Pipe is the first thing to consider when it comes to planning an outdoor shower. If the area temperature goes below freezing, assume that the pipe will freeze, and design the shower so the lines can be blown out or drained. Usually a combination of piping is used for an outdoor shower.
Next, decide the type of shower valve to use. Most of the time, an outdoor shower is going to have cold water running to it, so although a traditional indoor shower mixing valve can be used, this is necessary only if hot and cold water will be used in outdoor shower.
Starting at the water supply side of the pipe, dig down at least 6". Make sure the depth stays consistent; any big dips in the line may create a freezing potential in cold weather. When the trench is complete, remove any rocks or other sharp objects that could puncture the line. Roll the pipe into the trench, being careful not to kink any part of it.
Because it's fairly inexpensive, leave plenty of extra pipe on the front and back side of the trench. When you backfill pipe, it will pull in, but with extra in place, you won't come up short. If any is left over, cut it down to size when making the final connections (image 1).
Place yellow caution tape on top of the pipe before backfilling the trench with soil (image 2). In the future, if you're digging in the same area and expose the tape, you'll know where the water line runs and avoid a potential mishap.
With the pipe buried, add the hose connector fittings. The same process used to attach the fitting to one side of the pipe is also used to connect it to the sillcock side of the pipe.
To connect the fitting to a piece of copper, use a compression fitting or a transition fitting.
Slide the nut from the compression fitting over the copper pipe. Next, slide the ferrell into place. Connect the fitting body to the pipe and hand tighten the nut. Use pliers to tighten down the connections securely.
Next, mount the unit by drilling into the wall with a 3/16" masonry bit; make sure the holes properly align with the pipe clip. When the holes for the first pipe clamp are in place, tap in a plastic anchor; screw the clamp into the anchors to secure it to the wall.
Before continuing, check to make sure the pipe is running slightly up hill in the direction of the shower; this will help ensure that water isn't left in the pipe when it comes time to winterize the lines.
Continue mounting the pipe to the wall, making sure it always runs up hill.
Using two tees, set up a simple mixer to blend cold water with heated water.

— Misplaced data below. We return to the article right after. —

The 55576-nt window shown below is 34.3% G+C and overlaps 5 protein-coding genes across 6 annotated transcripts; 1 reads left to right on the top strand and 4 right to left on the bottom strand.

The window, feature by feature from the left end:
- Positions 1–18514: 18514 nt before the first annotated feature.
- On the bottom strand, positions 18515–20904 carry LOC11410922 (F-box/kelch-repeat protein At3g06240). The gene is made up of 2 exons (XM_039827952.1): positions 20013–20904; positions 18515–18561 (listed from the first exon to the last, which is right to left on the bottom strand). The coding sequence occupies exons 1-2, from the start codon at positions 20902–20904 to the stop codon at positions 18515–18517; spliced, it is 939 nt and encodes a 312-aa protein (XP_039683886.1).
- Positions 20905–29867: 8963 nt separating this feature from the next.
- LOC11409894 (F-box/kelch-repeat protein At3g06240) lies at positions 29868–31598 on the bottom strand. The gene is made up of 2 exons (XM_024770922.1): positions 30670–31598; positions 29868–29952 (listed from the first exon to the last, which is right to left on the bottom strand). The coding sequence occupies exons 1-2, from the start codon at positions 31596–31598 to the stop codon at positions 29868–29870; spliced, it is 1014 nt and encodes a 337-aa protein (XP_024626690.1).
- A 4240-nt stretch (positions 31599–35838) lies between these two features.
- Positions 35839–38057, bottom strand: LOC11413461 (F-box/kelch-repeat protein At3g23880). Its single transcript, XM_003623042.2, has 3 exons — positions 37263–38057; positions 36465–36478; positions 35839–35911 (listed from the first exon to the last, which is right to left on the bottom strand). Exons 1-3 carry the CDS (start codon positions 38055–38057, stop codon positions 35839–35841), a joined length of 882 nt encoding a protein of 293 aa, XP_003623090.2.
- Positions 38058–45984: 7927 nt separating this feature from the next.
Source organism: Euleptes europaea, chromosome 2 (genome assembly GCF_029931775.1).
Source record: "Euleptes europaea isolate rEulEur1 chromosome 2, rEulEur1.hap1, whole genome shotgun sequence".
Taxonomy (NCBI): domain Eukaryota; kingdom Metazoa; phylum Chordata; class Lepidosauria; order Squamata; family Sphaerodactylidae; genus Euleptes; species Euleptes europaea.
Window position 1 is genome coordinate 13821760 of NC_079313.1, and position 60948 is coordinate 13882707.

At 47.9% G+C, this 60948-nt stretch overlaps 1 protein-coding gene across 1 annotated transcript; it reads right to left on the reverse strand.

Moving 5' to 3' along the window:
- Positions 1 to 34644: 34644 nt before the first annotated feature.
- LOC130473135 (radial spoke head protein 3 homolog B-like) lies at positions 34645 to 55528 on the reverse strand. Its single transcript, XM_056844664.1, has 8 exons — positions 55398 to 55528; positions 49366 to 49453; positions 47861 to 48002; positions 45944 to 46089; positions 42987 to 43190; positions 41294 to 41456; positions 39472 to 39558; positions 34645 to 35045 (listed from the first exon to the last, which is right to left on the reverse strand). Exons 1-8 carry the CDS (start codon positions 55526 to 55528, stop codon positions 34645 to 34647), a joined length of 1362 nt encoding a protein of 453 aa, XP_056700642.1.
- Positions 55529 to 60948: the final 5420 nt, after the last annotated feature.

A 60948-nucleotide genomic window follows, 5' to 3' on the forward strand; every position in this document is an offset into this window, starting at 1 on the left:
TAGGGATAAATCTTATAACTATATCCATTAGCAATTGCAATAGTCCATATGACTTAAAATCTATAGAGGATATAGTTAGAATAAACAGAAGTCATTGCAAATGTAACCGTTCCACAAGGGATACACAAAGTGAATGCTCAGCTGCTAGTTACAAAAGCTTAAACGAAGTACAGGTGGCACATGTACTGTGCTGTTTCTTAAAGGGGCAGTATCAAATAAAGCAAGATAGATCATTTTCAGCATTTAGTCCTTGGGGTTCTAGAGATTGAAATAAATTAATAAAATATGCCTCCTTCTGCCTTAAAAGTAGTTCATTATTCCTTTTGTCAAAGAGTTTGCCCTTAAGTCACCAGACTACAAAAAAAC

Starting with a 25' roll of black sprinkler pipe, secure the roll together with a zip tie. When installing the unit, position it to collect the most solar heat possible.
To let the cold water mix with the heated water, run another line that bypasses the water heater. This line will not be exposed to any sun and will remain cold. At the end where the water comes in, install a solderless tee, secured with a worm clamp, to direct water into both pipes.
Hook the two ends together using another solderless tee; connect the unit into the water line using a barbed compression fitting; secure it down with a worm clamp. When the water heater is connected, the hot and cold water will mix in the tee and send warm water to the shower.
Connect the shower unit to the prepped water line. Remember, the shower unit will be all copper; compression fittings apply to these connections as well.
The shower will have three main components. First, there will be a sillcock, approximately 1' off the ground. The next component will be the spring-loaded valve, which will mount approximately 3' above the sillcock. It has a pull chain that activates the shower. The last component will be the showerhead. Assemble everything on the ground, then attach it to the wall as one unit.
Use Teflon tape when making the connections into the brass tee that holds the sillcock. Screw compression fittings to threaded fittings on both sides of the tee and secure them with a wrench. Use Teflon tape on the sillcock before screwing it into place on the tee.
Insert the cut lengths of copper pipe into either end of the tee and tighten down the fitting. Make sure all of the connections are secure before moving to the spring valve. Follow the same procedure, using threaded compression fittings to install the valve (make sure not to scratch the chrome when tightening down). When the valve is assembled, slide the copper pipe from the sillcock unit into the compression fitting on the valve. When the valve is in the proper position, it pulls down toward the sillcock.
Install the last piece of copper into the top side of the valve and tighten down the compression fitting.
Compression fittings come in many sizes, shapes and adaptors, letting you design a custom shower. Compression adaptors let you angle the direction of the water. For a 90-degree angle, we'll use a 1/2" adaptor threaded to a compression fitting. It screws into the showerhead, and when it's in place, you'll actually be able to put it into places with a short piece of pipe attached to the 90 and it'll shoot straight down and give you a good shower.
Apply several layers of Teflon tape on the threaded end of the compression fitting that goes into the showerhead; screw the fitting into the showerhead, using pliers to make sure it's tightly in place.
Next, slide the short piece of copper pipe into the compression end of the fitting; use a pair of wrenches to make sure the nut is tightly in place.
Install the compression 90 onto the other side of the copper pipe. The final step is to slide the copper pipe from the shower valve assembly into the compression fitting on the showerhead unit and tighten down the fittings. Mount the entire unit to the wall with the same procedure as before, using anchors and pipe clamps.
Connect the water line to the bottom of the shower unit and turn on the water.